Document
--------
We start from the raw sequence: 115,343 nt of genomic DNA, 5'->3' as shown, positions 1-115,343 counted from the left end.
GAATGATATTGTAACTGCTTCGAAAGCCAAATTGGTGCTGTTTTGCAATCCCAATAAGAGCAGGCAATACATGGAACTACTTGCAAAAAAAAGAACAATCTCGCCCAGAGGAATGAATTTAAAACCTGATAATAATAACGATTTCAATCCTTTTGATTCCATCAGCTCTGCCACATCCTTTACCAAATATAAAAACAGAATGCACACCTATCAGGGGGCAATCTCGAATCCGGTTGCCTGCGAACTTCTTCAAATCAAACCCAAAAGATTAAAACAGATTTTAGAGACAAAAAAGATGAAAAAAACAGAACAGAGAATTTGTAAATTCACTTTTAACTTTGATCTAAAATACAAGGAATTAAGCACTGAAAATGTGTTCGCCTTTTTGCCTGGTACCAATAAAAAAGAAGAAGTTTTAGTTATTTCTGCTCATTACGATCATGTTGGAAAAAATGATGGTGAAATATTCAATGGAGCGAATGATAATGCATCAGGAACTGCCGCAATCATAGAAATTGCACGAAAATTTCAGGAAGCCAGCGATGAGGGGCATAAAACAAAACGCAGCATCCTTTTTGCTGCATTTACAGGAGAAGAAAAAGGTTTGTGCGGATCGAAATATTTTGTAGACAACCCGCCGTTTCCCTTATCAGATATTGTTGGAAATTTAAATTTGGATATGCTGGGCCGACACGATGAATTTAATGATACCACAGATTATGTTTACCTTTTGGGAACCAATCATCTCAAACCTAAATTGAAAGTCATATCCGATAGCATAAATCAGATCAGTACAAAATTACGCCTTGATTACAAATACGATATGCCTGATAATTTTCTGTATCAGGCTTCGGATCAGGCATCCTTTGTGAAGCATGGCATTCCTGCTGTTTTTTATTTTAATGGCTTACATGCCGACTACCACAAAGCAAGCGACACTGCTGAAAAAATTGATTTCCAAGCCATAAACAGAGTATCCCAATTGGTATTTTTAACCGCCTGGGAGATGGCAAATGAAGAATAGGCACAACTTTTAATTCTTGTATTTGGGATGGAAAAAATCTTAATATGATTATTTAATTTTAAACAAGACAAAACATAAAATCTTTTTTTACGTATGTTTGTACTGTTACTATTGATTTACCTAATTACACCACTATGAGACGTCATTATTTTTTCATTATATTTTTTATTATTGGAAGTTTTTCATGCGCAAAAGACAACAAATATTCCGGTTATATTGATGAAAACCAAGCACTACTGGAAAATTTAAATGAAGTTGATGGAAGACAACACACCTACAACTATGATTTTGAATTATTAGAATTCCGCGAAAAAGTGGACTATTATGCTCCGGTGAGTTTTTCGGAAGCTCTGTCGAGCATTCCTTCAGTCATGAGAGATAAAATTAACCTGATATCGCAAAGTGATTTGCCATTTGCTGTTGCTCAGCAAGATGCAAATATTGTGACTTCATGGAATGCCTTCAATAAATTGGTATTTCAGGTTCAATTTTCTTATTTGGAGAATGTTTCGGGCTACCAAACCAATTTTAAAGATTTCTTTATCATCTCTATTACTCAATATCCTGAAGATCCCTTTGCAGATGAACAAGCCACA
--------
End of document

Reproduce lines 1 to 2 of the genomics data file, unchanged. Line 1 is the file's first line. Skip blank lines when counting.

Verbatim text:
We start from the raw sequence: 115,343 nt of genomic DNA, 5'->3' as shown, positions 1-115,343 counted from the left end.
GAATGATATTGTAACTGCTTCGAAAGCCAAATTGGTGCTGTTTTGCAATCCCAATAAGAGCAGGCAATACATGGAACTACTTGCAAAAAAAAGAACAATCTCGCCCAGAGGAATGAATTTAAAACCTGATAATAATAACGATTTCAATCCTTTTGATTCCATCAGCTCTGCCACATCCTTTACCAAATATAAAAACAGAATGCACACCTATCAGGGGGCAATCTCGAATCCGGTTGCCTGCGAACTTCTTCAAATCAAACCCAAAAGATTAAAACAGATTTTAGAGACAAAAAAGATGAAAAAAACAGAACAGAGAATTTGTAAATTCACTTTTAACTTTGATCTAAAATACAAGGAATTAAGCACTGAAAATGTGTTCGCCTTTTTGCCTGGTACCAATAAAAAAGAAGAAGTTTTAGTTATTTCTGCTCATTACGATCATGTTGGAAAAAATGATGGTGAAATATTCAATGGAGCGAATGATAATGCATCAGGAACTGCCGCAATCATAGAAATTGCACGAAAATTTCAGGAAGCCAGCGATGAGGGGCATAAAACAAAACGCAGCATCCTTTTTGCTGCATTTACAGGAGAAGAAAAAGGTTTGTGCGGATCGAAATATTTTGTAGACAACCCGCCGTTTCCCTTATCAGATATTGTTGGAAATTTAAATTTGGATATGCTGGGCCGACACGATGAATTTAATGATACCACAGATTATGTTTACCTTTTGGGAACCAATCATCTCAAACCTAAATTGAAAGTCATATCCGATAGCATAAATCAGATCAGTACAAAATTACGCCTTGATTACAAATACGATATGCCTGATAATTTTCTGTATCAGGCTTCGGATCAGGCATCCTTTGTGAAGCATGGCATTCCTGCTGTTTTTTATTTTAATGGCTTACATGCCGACTACCACAAAGCAAGCGACACTGCTGAAAAAATTGATTTCCAAGCCATAAACAGAGTATCCCAATTGGTATTTTTAACCGCCTGGGAGATGGCAAATGAAGAATAGGCACAACTTTTAATTCTTGTATTTGGGATGGAAAAAATCTTAATATGATTATTTAATTTTAAACAAGACAAAACATAAAATCTTTTTTTACGTATGTTTGTACTGTTACTATTGATTTACCTAATTACACCACTATGAGACGTCATTATTTTTTCATTATATTTTTTATTATTGGAAGTTTTTCATGCGCAAAAGACAACAAATATTCCGGTTATATTGATGAAAACCAAGCACTACTGGAAAATTTAAATGAAGTTGATGGAAGACAACACACCTACAACTATGATTTTGAATTATTAGAATTCCGCGAAAAAGTGGACTATTATGCTCCGGTGAGTTTTTCGGAAGCTCTGTCGAGCATTCCTTCAGTCATGAGAGATAAAATTAACCTGATATCGCAAAGTGATTTGCCATTTGCTGTTGCTCAGCAAGATGCAAATATTGTGACTTCATGGAATGCCTTCAATAAATTGGTATTTCAGGTTCAATTTTCTTATTTGGAGAATGTTTCGGGCTACCAAACCAATTTTAAAGATTTCTTTATCATCTCTATTACTCAATATCCTGAAGATCCCTTTGCAGATGAACAAGCCACA